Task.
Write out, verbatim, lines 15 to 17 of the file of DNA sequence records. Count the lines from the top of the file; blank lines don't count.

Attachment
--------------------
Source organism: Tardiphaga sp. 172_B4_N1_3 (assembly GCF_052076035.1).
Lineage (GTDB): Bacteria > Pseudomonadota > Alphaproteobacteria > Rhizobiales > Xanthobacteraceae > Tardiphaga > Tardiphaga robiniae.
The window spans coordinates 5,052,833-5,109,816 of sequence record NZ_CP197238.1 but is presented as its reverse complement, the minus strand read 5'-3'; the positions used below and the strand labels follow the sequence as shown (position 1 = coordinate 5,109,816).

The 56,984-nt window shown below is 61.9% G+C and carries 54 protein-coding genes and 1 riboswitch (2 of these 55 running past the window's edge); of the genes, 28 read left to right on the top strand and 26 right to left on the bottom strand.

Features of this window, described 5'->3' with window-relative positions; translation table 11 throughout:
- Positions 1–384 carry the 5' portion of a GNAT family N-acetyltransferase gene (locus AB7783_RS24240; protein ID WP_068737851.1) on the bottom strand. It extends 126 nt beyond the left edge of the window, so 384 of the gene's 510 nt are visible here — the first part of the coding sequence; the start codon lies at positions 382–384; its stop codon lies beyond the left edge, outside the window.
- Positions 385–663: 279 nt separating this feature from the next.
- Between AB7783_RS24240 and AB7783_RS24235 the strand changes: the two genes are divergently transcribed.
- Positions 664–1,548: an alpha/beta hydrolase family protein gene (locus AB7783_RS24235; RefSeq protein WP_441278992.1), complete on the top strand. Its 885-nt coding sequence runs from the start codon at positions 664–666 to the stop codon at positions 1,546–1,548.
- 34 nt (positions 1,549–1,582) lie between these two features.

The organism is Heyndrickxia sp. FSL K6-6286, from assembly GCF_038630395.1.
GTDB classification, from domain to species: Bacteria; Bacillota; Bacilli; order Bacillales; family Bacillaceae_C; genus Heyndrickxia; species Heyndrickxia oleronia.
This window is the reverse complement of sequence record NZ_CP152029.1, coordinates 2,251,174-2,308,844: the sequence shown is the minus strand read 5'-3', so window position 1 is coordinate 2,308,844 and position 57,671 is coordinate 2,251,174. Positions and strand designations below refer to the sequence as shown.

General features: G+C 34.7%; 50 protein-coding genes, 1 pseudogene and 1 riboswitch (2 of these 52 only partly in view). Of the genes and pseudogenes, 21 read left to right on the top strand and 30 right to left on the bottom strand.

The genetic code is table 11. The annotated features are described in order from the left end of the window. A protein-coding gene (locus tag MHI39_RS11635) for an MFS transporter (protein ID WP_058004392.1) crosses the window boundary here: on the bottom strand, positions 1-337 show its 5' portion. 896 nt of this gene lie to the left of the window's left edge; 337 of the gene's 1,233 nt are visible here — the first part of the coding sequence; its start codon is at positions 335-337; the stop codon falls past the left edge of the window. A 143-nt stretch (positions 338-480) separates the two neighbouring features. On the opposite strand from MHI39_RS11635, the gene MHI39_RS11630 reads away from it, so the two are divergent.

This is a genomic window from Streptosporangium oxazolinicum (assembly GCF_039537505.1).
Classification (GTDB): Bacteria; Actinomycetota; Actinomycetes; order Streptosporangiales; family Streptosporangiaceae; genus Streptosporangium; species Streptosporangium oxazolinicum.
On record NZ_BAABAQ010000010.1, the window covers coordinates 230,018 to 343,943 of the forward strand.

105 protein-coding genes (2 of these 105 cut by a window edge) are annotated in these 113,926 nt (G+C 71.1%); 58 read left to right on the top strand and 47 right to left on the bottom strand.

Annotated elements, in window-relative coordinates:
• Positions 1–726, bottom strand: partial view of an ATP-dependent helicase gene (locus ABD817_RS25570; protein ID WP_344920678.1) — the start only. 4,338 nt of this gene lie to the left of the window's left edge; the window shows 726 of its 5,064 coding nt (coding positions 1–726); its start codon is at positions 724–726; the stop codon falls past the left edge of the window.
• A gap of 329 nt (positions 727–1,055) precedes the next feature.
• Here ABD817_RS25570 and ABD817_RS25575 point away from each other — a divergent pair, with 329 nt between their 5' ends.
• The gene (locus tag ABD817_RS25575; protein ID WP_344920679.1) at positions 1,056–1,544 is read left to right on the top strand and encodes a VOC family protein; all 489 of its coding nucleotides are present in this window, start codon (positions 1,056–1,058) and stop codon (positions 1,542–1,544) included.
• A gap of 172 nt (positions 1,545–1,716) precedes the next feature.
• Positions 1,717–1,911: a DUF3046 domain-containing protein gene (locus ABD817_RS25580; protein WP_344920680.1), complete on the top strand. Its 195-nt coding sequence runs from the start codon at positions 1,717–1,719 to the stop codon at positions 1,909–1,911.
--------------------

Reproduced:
The genetic code is table 11. The annotated features are described in order from the left end of the window. A protein-coding gene (locus tag MHI39_RS11635) for an MFS transporter (protein ID WP_058004392.1) crosses the window boundary here: on the bottom strand, positions 1-337 show its 5' portion. 896 nt of this gene lie to the left of the window's left edge; 337 of the gene's 1,233 nt are visible here — the first part of the coding sequence; its start codon is at positions 335-337; the stop codon falls past the left edge of the window. A 143-nt stretch (positions 338-480) separates the two neighbouring features. On the opposite strand from MHI39_RS11635, the gene MHI39_RS11630 reads away from it, so the two are divergent.

This is a genomic window from Streptosporangium oxazolinicum (assembly GCF_039537505.1).
Classification (GTDB): Bacteria; Actinomycetota; Actinomycetes; order Streptosporangiales; family Streptosporangiaceae; genus Streptosporangium; species Streptosporangium oxazolinicum.